ADP: US employers added 213,000 jobs in January
ADP said Wednesday that companies added 213,000 jobs last month, a decent increase though also the smallest in four months. The ADP figure suggests Friday's government jobs report will also show a solid burst of hiring.
US companies hired at a solid pace last month, a private survey found, the latest sign of steady improvement in the job market.
Payroll processor ADP said Wednesday that companies added 213,000 jobs last month, a decent increase though also the smallest in four months. The figure suggests Friday's government report will also show a solid burst of hiring. Economists surveyed by FactSet expect the government's report will show that employers added 230,000 jobs.
The ADP numbers cover only private businesses and sometimes diverge from the government's more comprehensive report, which includes government agencies.
Businesses have added 200,000 jobs or more in nine of the past 10 months, according to the ADP report.
Manufacturers added 14,000 jobs, down from 23,000 in December. Construction companies hired 18,000 more workers, down from 26,000 the previous month. But services companies ramped up hiring: A category that includes retail, transportation and utilities firms added 54,000 jobs, up from 40,000 in December.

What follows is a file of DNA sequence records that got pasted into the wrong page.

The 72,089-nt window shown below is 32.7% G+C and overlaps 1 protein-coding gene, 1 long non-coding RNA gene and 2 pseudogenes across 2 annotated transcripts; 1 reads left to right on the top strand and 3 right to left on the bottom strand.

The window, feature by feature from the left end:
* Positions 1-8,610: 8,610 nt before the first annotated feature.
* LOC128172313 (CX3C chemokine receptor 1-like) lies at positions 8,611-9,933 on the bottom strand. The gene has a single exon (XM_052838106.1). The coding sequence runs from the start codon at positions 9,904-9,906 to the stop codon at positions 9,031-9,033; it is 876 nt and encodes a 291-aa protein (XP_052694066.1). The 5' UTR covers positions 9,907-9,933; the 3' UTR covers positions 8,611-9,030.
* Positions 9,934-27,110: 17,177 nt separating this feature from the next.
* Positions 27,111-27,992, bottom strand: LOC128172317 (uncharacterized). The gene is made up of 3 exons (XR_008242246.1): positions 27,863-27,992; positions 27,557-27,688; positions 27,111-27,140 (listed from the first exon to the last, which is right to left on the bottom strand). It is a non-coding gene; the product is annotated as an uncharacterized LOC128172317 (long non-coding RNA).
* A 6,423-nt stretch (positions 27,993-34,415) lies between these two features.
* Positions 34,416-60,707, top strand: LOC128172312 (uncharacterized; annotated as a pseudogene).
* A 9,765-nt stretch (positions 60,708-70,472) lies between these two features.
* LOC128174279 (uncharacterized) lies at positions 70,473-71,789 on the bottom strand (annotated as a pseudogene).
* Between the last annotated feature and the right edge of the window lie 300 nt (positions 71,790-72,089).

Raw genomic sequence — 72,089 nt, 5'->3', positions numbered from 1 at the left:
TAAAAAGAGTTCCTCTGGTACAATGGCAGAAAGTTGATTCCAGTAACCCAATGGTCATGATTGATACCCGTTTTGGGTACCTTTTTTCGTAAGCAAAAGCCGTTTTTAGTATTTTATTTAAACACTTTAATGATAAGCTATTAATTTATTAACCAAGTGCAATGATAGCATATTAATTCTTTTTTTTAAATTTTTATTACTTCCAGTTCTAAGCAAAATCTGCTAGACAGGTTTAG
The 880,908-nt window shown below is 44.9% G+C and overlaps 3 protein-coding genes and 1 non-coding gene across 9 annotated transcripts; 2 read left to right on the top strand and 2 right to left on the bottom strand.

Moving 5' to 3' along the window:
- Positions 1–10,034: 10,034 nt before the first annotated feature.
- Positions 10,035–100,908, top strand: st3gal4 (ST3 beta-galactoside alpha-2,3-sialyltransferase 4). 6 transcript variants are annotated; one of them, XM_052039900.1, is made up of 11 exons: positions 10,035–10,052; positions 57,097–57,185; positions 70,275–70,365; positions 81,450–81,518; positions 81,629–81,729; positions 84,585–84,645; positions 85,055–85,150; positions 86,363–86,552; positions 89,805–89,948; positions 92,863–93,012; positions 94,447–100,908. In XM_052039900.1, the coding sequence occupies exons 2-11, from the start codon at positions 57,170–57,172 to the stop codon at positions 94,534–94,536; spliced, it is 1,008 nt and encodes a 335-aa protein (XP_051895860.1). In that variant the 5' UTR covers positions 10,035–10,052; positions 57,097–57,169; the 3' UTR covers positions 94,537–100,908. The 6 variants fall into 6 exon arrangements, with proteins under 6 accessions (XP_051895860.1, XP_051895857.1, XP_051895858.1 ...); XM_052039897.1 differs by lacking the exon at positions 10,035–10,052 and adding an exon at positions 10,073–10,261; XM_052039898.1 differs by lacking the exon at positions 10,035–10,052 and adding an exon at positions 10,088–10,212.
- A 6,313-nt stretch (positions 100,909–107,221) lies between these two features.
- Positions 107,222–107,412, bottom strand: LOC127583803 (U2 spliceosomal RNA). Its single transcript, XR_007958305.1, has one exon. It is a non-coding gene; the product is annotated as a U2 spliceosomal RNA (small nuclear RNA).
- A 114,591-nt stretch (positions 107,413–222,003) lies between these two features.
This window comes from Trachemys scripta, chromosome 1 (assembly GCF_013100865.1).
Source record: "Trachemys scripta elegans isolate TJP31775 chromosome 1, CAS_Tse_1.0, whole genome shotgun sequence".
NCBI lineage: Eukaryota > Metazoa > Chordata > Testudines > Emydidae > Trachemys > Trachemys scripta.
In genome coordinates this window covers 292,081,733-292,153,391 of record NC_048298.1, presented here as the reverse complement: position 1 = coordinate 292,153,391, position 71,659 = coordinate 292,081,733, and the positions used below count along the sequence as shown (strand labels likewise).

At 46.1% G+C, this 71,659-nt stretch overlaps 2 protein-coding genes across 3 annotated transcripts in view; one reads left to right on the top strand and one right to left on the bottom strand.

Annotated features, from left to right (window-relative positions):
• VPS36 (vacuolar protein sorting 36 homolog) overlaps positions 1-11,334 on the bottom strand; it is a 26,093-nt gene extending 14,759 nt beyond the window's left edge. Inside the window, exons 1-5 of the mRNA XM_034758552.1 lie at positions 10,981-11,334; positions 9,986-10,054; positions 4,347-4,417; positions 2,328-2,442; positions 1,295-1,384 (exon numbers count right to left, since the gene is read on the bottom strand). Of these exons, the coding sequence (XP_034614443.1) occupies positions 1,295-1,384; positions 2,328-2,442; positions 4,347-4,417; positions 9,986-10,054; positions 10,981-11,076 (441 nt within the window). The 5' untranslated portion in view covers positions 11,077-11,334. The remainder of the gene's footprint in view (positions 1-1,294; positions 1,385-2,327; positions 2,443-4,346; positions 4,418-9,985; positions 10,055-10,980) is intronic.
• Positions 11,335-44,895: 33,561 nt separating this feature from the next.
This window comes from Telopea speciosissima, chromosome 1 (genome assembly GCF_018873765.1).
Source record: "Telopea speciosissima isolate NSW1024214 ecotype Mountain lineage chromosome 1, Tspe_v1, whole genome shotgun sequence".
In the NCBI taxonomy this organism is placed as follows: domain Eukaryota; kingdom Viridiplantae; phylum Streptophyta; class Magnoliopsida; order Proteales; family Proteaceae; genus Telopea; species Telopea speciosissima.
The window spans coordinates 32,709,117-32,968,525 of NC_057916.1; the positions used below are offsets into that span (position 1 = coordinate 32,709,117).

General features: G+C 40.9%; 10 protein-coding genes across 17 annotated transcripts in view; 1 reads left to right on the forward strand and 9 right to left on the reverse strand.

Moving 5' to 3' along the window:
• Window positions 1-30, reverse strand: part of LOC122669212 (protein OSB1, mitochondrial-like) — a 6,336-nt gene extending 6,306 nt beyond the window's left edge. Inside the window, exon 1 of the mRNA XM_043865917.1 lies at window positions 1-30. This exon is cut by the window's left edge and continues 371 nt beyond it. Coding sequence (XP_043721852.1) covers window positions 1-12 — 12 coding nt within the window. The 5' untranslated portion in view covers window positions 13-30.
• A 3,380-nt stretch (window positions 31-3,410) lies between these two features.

Mark Zandi, chief economist at Moody's Analytics, which compiles the report, said that oil and gas drilling companies have started to cut back on their payrolls in response to a sharp drop in the price of oil. Yet companies that have benefited from lower oil prices have yet to step up hiring, he said.
Overall, healthy economic growth has encouraged employers to add jobs. The economy expanded at a 4.1 percent annual pace in the final nine months of last year. Consumers ramped up their spending in the fourth quarter at the fastest pace since 2006, as lower gas prices and steady job growth boosted their spending power. Most analysts expect the economy to grow this year at the fastest pace in a decade.
Employers added nearly 3 million new jobs in 2014, making it the best year for hiring since 1999. Still, the job market is not yet back to full health. There are about 6.8 million people are working part-time but would prefer full-time work, up from just 4.1 million before the downturn.
And last year's job gains have yet to push up wages much. They rose just 2.1 percent in 2014, the Labor Department said last week. That's up slightly from the previous year, but below the roughly 3.5 percent gain that is consistent with a healthy economy.